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Vikings’ history in England needs a review – new evidence suggests Vikings went further than was previously believed

Ian Harvey

The history of 8th century England is littered with the tales of the atrocities committed by the Vikings. The gruesome nature of the stories can give one the chills due to their sheer nature of brutality and inhumanity. The Vikings came from Scandinavia and wreaked havoc all over Western Europe, with their ruthless precision and targeted killing of the innocents.




Most of the historians prior to the Vikings’ arrival in Europe, were involved with the church in one way or the other and wrote very biased account of the actual events. However, when it came to the Vikings they wrote extensively and in great details giving the future generation a very vivid picture into the disposition and viciousness of the Vikings. Based on the writings of the church historians a Viking map was drawn in the minds of the readers as to what extent did Vikings penetrated into England. Modern historians and researchers, on the other hand, believe they have the conclusive evidence to challenge the conventionally accepted so-called Viking map.

Guest from Overseas. Nicholas Roerich. 1901,source

A guest from overseas. Nicholas Roerich. 1901,source

8th century England mostly consisted of four regions, Wessex, Mercia, East Anglia and Northumbria. The Vikings had successfully taken over Mercia, East Anglia, and Northumbria; Wessex, however ,put up a sturdy defence and stayed independent.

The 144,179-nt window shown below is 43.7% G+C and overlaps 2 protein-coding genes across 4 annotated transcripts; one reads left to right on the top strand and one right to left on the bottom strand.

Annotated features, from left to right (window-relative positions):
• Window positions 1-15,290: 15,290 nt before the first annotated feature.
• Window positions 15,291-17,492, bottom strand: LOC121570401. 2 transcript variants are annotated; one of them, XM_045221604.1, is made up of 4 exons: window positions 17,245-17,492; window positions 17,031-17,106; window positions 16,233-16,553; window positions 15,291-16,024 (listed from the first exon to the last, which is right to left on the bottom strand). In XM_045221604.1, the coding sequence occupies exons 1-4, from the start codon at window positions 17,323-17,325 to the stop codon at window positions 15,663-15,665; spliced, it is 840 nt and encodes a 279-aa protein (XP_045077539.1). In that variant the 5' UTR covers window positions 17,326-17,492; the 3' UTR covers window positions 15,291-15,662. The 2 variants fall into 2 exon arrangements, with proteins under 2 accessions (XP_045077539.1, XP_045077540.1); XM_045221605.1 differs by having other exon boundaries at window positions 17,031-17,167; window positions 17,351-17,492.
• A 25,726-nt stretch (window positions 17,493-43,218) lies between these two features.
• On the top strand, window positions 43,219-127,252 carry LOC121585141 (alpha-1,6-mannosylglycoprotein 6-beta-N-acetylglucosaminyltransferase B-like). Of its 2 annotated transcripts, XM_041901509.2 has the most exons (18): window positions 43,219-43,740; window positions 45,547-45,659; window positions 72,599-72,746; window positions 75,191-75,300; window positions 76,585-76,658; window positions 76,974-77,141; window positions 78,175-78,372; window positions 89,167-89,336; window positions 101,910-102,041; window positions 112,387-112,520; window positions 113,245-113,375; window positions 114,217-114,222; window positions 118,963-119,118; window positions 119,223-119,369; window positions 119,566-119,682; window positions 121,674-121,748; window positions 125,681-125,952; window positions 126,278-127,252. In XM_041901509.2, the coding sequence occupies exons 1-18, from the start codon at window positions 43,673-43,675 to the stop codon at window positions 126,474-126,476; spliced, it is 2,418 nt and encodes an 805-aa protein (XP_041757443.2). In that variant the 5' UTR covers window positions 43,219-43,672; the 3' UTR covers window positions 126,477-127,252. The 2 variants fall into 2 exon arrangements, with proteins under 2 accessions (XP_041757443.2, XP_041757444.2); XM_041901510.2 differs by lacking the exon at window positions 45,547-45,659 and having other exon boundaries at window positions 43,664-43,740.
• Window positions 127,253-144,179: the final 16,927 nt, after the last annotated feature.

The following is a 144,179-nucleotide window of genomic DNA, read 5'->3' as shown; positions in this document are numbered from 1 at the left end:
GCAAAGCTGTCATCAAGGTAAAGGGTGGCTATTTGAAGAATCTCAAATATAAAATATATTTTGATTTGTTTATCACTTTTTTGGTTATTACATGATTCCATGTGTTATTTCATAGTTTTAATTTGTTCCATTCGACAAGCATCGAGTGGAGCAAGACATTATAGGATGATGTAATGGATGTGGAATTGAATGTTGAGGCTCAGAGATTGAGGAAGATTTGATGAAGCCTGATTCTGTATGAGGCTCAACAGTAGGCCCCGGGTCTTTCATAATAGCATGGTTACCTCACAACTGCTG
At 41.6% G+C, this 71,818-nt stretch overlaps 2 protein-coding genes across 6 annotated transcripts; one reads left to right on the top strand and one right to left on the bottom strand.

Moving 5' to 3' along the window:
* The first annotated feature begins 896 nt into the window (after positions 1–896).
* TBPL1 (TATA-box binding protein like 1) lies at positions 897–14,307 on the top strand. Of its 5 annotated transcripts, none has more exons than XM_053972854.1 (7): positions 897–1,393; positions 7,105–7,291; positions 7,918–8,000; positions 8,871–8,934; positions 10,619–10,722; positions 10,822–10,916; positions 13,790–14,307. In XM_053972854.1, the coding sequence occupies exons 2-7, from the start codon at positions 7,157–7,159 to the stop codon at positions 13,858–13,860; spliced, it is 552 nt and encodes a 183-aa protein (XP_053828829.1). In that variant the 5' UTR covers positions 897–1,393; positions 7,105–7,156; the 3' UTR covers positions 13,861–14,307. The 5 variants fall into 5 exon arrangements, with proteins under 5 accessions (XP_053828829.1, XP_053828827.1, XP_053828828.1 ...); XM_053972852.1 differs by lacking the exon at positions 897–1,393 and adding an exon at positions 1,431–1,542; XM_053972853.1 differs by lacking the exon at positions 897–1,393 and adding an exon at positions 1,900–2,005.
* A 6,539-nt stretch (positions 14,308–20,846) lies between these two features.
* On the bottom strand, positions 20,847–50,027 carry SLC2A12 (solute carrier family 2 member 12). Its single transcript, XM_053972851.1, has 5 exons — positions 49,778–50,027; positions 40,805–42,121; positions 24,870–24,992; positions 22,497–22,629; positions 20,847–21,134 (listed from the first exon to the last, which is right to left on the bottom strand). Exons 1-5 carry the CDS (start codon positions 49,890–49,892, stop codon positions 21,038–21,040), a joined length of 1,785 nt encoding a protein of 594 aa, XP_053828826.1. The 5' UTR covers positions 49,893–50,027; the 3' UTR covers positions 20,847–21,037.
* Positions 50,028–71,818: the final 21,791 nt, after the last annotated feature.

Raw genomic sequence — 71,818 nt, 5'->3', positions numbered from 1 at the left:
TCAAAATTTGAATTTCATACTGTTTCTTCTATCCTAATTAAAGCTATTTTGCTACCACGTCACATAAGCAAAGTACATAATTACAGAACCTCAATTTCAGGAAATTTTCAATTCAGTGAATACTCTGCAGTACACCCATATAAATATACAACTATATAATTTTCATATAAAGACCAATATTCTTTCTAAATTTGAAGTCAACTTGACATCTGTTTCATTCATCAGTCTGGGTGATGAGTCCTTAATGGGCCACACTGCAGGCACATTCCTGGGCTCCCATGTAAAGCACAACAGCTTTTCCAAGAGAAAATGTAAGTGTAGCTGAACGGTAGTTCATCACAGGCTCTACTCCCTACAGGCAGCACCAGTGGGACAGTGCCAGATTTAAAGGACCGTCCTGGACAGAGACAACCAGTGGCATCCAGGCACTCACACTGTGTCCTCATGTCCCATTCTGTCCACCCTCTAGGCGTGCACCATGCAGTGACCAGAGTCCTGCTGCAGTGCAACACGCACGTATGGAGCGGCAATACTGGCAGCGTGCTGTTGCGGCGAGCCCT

But precisely because Wessex never fell under the Viking sword, not much heed was paid by the historians to probe the Viking operations within the West Country. One reason could have been the sheer level of Viking brutality in the neighbouring occupied regions, which kept the historians on the edge of their seats. However, new evidence is now surfacing in academic circles suggesting that Vikings were very much active in the West and that the Viking King Svein with the aid of his son Knut worked hard to create a Viking foothold in areas like Devon and Cornwall.

Viking strategists worked hard to spot any cracks in the monarchy’s control over the people and succeeded in convincing the Cornish to ally with them in the uprising against King Egbert. The Cornish were wary of King’s ambitious plan to expand his kingdom; the elders of Cornwall saw this expansion as an attempt to infringe their independence and decided to rise against the ruler. The Vikings saw the opportunity and somehow convinced the Cornish to form an alliance. However the allied forces saw a crushing defeat in 838AD in the decisive ‘Battle of Hingston Down’, the rebellion was quelled and with it, the Viking’s dream of attacking the core of Wessex fell apart. Although there were numerous smaller efforts by Viking outfits to plunder the coastal settlements, mostly they were pushed back by the defenders.


Viking Expansion.source



In recent years, the evidence towards the extended reach of Vikings in the West Country has increased many folds, thanks to the work of researchers and historians. Researchers cite a shed load of archaeological, sculptural and linguistic evidence to prove their point, that Vikings certainly did try their utmost to penetrate deeper into the social fabric of Wessex, but failed. However, they left a trail of evidence behind them, including scattered artefacts, reports of Viking sounding names prevalent in that society. The researchers used the Domesday Book from the Norman era to shed some light on the names of the people and towns that had Viking influence.


Ian Harvey

Ian Harvey is one of the authors writing for The Vintage News